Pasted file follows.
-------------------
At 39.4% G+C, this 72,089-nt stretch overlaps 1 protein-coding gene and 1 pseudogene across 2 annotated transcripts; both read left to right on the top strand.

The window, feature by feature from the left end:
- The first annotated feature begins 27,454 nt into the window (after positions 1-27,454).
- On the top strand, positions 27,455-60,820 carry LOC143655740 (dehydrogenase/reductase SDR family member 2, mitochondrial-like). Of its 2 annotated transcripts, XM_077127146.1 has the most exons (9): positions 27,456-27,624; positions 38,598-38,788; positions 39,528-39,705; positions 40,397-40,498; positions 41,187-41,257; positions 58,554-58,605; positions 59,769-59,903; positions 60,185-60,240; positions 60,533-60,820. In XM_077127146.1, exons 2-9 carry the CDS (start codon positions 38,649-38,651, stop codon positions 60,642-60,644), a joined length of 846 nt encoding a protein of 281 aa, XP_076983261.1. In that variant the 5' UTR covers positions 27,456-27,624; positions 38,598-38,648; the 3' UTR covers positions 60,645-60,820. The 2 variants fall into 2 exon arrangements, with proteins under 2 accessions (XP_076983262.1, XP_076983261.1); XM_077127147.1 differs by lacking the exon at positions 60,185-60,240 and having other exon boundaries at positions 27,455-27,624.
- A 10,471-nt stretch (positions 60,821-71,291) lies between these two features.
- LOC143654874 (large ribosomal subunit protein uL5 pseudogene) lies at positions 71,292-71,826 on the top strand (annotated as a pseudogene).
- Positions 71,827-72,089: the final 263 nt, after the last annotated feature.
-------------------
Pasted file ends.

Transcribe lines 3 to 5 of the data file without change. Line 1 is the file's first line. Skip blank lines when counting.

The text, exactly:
- The first annotated feature begins 27,454 nt into the window (after positions 1-27,454).
- On the top strand, positions 27,455-60,820 carry LOC143655740 (dehydrogenase/reductase SDR family member 2, mitochondrial-like). Of its 2 annotated transcripts, XM_077127146.1 has the most exons (9): positions 27,456-27,624; positions 38,598-38,788; positions 39,528-39,705; positions 40,397-40,498; positions 41,187-41,257; positions 58,554-58,605; positions 59,769-59,903; positions 60,185-60,240; positions 60,533-60,820. In XM_077127146.1, exons 2-9 carry the CDS (start codon positions 38,649-38,651, stop codon positions 60,642-60,644), a joined length of 846 nt encoding a protein of 281 aa, XP_076983261.1. In that variant the 5' UTR covers positions 27,456-27,624; positions 38,598-38,648; the 3' UTR covers positions 60,645-60,820. The 2 variants fall into 2 exon arrangements, with proteins under 2 accessions (XP_076983262.1, XP_076983261.1); XM_077127147.1 differs by lacking the exon at positions 60,185-60,240 and having other exon boundaries at positions 27,455-27,624.
- A 10,471-nt stretch (positions 60,821-71,291) lies between these two features.